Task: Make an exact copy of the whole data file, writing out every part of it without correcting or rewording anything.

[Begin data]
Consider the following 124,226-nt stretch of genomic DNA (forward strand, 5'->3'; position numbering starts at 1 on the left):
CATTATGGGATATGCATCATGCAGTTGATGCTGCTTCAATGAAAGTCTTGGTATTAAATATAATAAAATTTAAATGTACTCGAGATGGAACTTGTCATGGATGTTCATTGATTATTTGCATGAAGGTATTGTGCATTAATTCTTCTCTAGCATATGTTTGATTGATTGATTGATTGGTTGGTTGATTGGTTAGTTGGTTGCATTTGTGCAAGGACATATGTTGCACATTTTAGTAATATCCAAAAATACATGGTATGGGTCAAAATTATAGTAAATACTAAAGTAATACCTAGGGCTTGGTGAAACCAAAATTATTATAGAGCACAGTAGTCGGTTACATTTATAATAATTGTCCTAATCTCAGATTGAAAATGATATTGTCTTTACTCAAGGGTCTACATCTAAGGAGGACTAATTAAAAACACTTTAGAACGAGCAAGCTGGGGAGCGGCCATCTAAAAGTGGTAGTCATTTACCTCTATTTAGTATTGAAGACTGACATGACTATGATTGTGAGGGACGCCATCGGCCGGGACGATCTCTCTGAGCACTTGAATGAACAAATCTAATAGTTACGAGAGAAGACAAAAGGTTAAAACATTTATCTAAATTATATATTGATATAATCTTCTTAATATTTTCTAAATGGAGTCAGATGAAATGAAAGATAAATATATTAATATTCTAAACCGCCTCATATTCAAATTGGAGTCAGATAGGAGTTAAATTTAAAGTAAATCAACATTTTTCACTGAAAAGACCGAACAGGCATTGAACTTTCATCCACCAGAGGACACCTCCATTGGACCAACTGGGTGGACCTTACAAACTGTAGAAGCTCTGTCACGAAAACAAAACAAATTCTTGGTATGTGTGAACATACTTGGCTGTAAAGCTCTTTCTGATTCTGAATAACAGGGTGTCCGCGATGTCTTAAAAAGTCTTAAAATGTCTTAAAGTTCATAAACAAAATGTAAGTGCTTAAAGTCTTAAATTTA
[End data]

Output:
Consider the following 124,226-nt stretch of genomic DNA (forward strand, 5'->3'; position numbering starts at 1 on the left):
CATTATGGGATATGCATCATGCAGTTGATGCTGCTTCAATGAAAGTCTTGGTATTAAATATAATAAAATTTAAATGTACTCGAGATGGAACTTGTCATGGATGTTCATTGATTATTTGCATGAAGGTATTGTGCATTAATTCTTCTCTAGCATATGTTTGATTGATTGATTGATTGGTTGGTTGATTGGTTAGTTGGTTGCATTTGTGCAAGGACATATGTTGCACATTTTAGTAATATCCAAAAATACATGGTATGGGTCAAAATTATAGTAAATACTAAAGTAATACCTAGGGCTTGGTGAAACCAAAATTATTATAGAGCACAGTAGTCGGTTACATTTATAATAATTGTCCTAATCTCAGATTGAAAATGATATTGTCTTTACTCAAGGGTCTACATCTAAGGAGGACTAATTAAAAACACTTTAGAACGAGCAAGCTGGGGAGCGGCCATCTAAAAGTGGTAGTCATTTACCTCTATTTAGTATTGAAGACTGACATGACTATGATTGTGAGGGACGCCATCGGCCGGGACGATCTCTCTGAGCACTTGAATGAACAAATCTAATAGTTACGAGAGAAGACAAAAGGTTAAAACATTTATCTAAATTATATATTGATATAATCTTCTTAATATTTTCTAAATGGAGTCAGATGAAATGAAAGATAAATATATTAATATTCTAAACCGCCTCATATTCAAATTGGAGTCAGATAGGAGTTAAATTTAAAGTAAATCAACATTTTTCACTGAAAAGACCGAACAGGCATTGAACTTTCATCCACCAGAGGACACCTCCATTGGACCAACTGGGTGGACCTTACAAACTGTAGAAGCTCTGTCACGAAAACAAAACAAATTCTTGGTATGTGTGAACATACTTGGCTGTAAAGCTCTTTCTGATTCTGAATAACAGGGTGTCCGCGATGTCTTAAAAAGTCTTAAAATGTCTTAAAGTTCATAAACAAAATGTAAGTGCTTAAAGTCTTAAATTTA